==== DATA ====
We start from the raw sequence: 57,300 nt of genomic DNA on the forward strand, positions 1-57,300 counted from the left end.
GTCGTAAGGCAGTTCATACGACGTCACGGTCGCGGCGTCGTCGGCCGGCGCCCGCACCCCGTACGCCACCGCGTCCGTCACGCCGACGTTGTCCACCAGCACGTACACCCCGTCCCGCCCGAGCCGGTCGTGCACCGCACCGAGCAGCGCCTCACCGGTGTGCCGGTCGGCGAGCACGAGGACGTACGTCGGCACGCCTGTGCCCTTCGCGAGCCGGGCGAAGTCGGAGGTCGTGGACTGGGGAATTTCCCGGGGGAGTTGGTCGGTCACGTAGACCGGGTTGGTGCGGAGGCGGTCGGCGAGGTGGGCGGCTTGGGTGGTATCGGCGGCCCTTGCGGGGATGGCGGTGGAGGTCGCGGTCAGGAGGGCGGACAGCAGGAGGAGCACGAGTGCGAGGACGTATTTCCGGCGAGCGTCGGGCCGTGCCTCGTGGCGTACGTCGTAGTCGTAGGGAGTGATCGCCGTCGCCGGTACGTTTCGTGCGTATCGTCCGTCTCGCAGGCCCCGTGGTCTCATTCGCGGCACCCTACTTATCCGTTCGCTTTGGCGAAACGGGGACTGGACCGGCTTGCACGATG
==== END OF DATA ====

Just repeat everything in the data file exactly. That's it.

We start from the raw sequence: 57,300 nt of genomic DNA on the forward strand, positions 1-57,300 counted from the left end.
GTCGTAAGGCAGTTCATACGACGTCACGGTCGCGGCGTCGTCGGCCGGCGCCCGCACCCCGTACGCCACCGCGTCCGTCACGCCGACGTTGTCCACCAGCACGTACACCCCGTCCCGCCCGAGCCGGTCGTGCACCGCACCGAGCAGCGCCTCACCGGTGTGCCGGTCGGCGAGCACGAGGACGTACGTCGGCACGCCTGTGCCCTTCGCGAGCCGGGCGAAGTCGGAGGTCGTGGACTGGGGAATTTCCCGGGGGAGTTGGTCGGTCACGTAGACCGGGTTGGTGCGGAGGCGGTCGGCGAGGTGGGCGGCTTGGGTGGTATCGGCGGCCCTTGCGGGGATGGCGGTGGAGGTCGCGGTCAGGAGGGCGGACAGCAGGAGGAGCACGAGTGCGAGGACGTATTTCCGGCGAGCGTCGGGCCGTGCCTCGTGGCGTACGTCGTAGTCGTAGGGAGTGATCGCCGTCGCCGGTACGTTTCGTGCGTATCGTCCGTCTCGCAGGCCCCGTGGTCTCATTCGCGGCACCCTACTTATCCGTTCGCTTTGGCGAAACGGGGACTGGACCGGCTTGCACGATG